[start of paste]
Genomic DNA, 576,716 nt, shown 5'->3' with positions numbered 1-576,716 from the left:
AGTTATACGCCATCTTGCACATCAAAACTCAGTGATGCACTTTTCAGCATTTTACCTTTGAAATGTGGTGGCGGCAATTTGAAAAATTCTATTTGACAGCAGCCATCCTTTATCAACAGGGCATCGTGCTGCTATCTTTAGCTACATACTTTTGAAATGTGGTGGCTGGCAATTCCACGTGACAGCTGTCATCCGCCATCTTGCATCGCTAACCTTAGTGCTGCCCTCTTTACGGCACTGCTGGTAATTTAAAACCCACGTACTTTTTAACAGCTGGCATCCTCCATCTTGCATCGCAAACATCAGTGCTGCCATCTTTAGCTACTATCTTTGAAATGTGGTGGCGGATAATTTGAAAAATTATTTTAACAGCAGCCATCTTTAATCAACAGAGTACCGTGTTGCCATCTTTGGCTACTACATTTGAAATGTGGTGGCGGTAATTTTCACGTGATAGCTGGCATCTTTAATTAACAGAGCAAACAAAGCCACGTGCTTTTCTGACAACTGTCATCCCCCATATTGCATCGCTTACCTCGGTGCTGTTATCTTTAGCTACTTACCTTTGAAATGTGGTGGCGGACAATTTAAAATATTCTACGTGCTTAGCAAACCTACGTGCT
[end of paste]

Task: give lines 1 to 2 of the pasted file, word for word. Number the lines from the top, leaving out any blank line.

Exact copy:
Genomic DNA, 576,716 nt, shown 5'->3' with positions numbered 1-576,716 from the left:
AGTTATACGCCATCTTGCACATCAAAACTCAGTGATGCACTTTTCAGCATTTTACCTTTGAAATGTGGTGGCGGCAATTTGAAAAATTCTATTTGACAGCAGCCATCCTTTATCAACAGGGCATCGTGCTGCTATCTTTAGCTACATACTTTTGAAATGTGGTGGCTGGCAATTCCACGTGACAGCTGTCATCCGCCATCTTGCATCGCTAACCTTAGTGCTGCCCTCTTTACGGCACTGCTGGTAATTTAAAACCCACGTACTTTTTAACAGCTGGCATCCTCCATCTTGCATCGCAAACATCAGTGCTGCCATCTTTAGCTACTATCTTTGAAATGTGGTGGCGGATAATTTGAAAAATTATTTTAACAGCAGCCATCTTTAATCAACAGAGTACCGTGTTGCCATCTTTGGCTACTACATTTGAAATGTGGTGGCGGTAATTTTCACGTGATAGCTGGCATCTTTAATTAACAGAGCAAACAAAGCCACGTGCTTTTCTGACAACTGTCATCCCCCATATTGCATCGCTTACCTCGGTGCTGTTATCTTTAGCTACTTACCTTTGAAATGTGGTGGCGGACAATTTAAAATATTCTACGTGCTTAGCAAACCTACGTGCT